�Oh sorry. It�s a late 20th century discovery of the cooling effect that can be achieved by passing an electrical current through an array of Bismuth Telluride semiconductor pellets that have been 'doped' so that one type of charge carrier–either positive or negative–carries the majority of current. When DC voltage is applied to the module, the positive and negative charge carriers in the pellet array absorb heat energy from one substrate surface and release it to the substrate at the opposite side. The surface where heat energy is absorbed becomes cold without moving parts, compressors, or gases. The trouble is that it is as impractical as the cooling techniques that we have tried as you need to dissipate the heat and that would add so much bulk.�
�Unless you were able to have a suitable large surface area of a metal body to use� smiled Donovan.
�Of course!�, exclaimed Powell. �The solution�s been staring me in the face. I was thinking of the positronic brain in isolation, not as part of the whole robot.�
It was now Donovan�s turn to sink into deep thought.
�Greg, I would estimate that we would have to dissipate 1800 Joules of heat energy to get efficiency up to 84%. Would that be possible and what would it mean to the body temperature of the robot?�
Powell went over to the white board and began to write up some new formulae and alter some of the old ones.
�I estimate that dissipating that amount of energy would raise the robot body by about 10� Celsius�, he concluded.
�So�, went on Donovan. �If we were to dissipate even more energy and provide some means of thermostatic regulation we could maintain the body of a robot at normal human body temperature.�
Powell turned to look at Donovan.
�Do you realize that if this works we will have solved two of the key issues in developing fully mobile and human-like robots?�
Donovan smiled back at him.
�Hmmm, the thought had crossed my mind!�
They set to with renewed vigour and started to design the Peltier cooling system.
One week later the laboratory looked very different. Adjacent to the Positronic brain on the workbench there was a robot body shell connected by a large heat bus. Donovan was bent over, his upper body inside the robot shell doing some last minute adjustments when the door opened and Johnstone entered.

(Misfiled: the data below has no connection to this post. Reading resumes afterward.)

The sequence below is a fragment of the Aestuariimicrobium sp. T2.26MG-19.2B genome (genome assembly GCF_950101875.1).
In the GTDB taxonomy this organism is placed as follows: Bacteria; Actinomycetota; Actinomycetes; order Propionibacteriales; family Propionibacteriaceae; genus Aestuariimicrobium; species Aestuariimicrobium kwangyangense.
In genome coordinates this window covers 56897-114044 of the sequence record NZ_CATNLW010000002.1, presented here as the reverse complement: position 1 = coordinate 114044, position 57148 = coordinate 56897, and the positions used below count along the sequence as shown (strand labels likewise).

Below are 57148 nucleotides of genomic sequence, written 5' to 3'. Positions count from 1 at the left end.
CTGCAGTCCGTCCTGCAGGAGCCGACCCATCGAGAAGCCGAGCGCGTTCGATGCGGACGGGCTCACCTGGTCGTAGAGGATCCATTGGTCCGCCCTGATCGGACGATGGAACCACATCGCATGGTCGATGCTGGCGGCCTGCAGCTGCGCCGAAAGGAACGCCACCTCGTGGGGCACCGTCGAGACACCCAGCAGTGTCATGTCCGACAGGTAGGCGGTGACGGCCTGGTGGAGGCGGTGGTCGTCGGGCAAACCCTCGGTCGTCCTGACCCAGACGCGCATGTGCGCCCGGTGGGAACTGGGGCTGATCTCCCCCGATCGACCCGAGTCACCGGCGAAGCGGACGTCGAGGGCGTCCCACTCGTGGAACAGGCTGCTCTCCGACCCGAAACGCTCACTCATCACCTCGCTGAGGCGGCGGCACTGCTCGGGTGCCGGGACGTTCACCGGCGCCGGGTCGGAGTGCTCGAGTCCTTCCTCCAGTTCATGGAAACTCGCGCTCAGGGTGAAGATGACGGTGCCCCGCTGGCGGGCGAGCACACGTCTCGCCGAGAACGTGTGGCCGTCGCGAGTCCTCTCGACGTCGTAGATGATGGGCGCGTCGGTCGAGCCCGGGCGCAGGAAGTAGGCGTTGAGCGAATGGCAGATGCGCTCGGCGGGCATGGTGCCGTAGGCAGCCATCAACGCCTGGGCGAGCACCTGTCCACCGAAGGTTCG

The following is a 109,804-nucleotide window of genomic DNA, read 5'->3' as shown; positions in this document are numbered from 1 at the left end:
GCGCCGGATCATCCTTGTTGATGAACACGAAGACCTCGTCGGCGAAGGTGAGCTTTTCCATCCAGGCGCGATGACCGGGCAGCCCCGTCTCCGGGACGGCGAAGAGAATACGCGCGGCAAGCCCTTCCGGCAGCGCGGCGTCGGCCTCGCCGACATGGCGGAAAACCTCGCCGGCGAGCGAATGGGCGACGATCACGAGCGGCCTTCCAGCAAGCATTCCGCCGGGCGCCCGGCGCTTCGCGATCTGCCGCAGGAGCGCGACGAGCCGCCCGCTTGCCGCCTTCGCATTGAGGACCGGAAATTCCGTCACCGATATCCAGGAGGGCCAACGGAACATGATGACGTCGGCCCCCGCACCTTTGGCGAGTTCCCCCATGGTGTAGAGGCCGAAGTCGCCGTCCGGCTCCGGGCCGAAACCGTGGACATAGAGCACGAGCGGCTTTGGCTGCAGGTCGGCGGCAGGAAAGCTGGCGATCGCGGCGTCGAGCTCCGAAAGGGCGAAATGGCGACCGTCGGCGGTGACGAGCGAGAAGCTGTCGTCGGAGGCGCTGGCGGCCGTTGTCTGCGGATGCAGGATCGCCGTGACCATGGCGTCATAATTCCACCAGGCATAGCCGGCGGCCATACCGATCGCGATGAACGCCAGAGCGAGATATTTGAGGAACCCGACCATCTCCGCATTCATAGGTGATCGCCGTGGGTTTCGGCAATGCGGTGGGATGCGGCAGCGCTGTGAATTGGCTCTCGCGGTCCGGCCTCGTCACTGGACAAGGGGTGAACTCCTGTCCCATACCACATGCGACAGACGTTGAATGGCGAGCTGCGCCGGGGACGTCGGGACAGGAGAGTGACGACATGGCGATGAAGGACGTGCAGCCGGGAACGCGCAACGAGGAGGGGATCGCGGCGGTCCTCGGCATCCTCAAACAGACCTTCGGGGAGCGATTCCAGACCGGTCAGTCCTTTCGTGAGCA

Donovan straightened up, hit his head and cursed at the interruption.
�And good afternoon to you too Mr Donovan�, said Johnstone with a laugh.
�Oh sorry, I didn�t realise it was you ��, apologised Donovan.
�� or you might have said something worse!�, finished off Johnstone.
�I thought I�d come in and see what your requisitioning of some very unusual items was for.�
Powell started to prevaricate.
�Well we don�t know that this will work and we haven�t really been able to do any testing ��
�Mr Powell�, interrupted Johnstone. �I will be pleased to be the first person to see the trial a success.�
Donovan happily took his position at the console and initialised the Positronic brain and other peripheral equipment in preparation for the test.
�Have faith Greg. I know this will work.�
He turned to the wall scale. The efficiency pointer rapidly rose to 94% and then started to fall. They watched it drop below 80% and then Powell switched on the Peltier pump. The pointer continued to fall then stabilised at 76%.
Donovan looked crestfallen and began to check connections.
�Don�t be impatient Mike. You know that there will be a lag before the Peltier effect kicks in.�
They all looked back to the wall scale. The pointer began to move back up. It passed the 80% mark and Powell permitted himself a small smile. As it passed the 84% mark Donovan let out a loud whoop of joy.
�We�ve done it!� he shouted.
Johnstone continued to watch the pointer. It rose to 89% before stabilising.
Donovan checked the thermometer on the robot shell.
�It�s reading 35� Celsius so that means that we could up the efficiency of the pump by a couple of degrees which will give at least one more percentage efficiency point.�
Johnstone turned to the two smiling engineers.
�Gentlemen. It has been a privilege to see the first demonstration of the Powell/Donovan cooling system. Congratulations. I look forward to hearing more of you two in the future within US Robots and Mechanical Men Inc.�
Powell and Donovan turned to each other and shook hands. Their partnership had produced the first of many successes.
Johnstone turned to leave them to take their detailed measurements and prepare their research paper. As he was closing the door he overhead voices being raised.
�Hey Greg, why isn�t it the Donovan/Powell cooling system?�
Yes he thought to himself. This partnership will go far �
Disclaimer: The characters and situations in this story are the legal property of the Estate of Isaac Asimov. This story is in no way intended as a challenge to that ownership, and is offered solely for entertainment purposes.